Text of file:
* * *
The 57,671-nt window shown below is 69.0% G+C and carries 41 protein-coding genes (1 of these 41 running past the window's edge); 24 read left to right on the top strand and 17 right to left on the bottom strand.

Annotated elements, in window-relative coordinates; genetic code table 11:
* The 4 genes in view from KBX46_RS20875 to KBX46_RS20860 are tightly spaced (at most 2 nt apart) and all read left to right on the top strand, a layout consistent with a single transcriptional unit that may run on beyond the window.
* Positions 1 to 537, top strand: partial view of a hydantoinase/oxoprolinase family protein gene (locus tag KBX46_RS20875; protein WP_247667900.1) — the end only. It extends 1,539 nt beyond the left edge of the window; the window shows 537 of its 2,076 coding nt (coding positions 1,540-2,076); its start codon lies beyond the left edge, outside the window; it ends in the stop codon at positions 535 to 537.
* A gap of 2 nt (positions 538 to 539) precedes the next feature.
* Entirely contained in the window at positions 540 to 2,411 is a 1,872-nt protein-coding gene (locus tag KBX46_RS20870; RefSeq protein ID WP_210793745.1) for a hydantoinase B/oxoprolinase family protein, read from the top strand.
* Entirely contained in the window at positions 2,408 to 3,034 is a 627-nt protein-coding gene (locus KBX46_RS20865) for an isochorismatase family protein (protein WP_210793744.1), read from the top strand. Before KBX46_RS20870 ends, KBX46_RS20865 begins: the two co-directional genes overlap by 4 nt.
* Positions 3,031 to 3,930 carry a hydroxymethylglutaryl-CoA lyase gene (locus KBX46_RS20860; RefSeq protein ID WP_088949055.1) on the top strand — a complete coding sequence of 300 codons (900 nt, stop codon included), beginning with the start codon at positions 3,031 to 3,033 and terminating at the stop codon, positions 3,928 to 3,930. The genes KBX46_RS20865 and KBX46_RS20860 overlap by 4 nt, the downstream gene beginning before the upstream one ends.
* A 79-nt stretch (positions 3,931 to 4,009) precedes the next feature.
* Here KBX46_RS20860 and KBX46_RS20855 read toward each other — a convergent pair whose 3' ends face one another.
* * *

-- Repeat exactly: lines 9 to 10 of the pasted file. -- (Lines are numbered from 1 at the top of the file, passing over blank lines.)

* A 79-nt stretch (positions 3,931 to 4,009) precedes the next feature.
* Here KBX46_RS20860 and KBX46_RS20855 read toward each other — a convergent pair whose 3' ends face one another.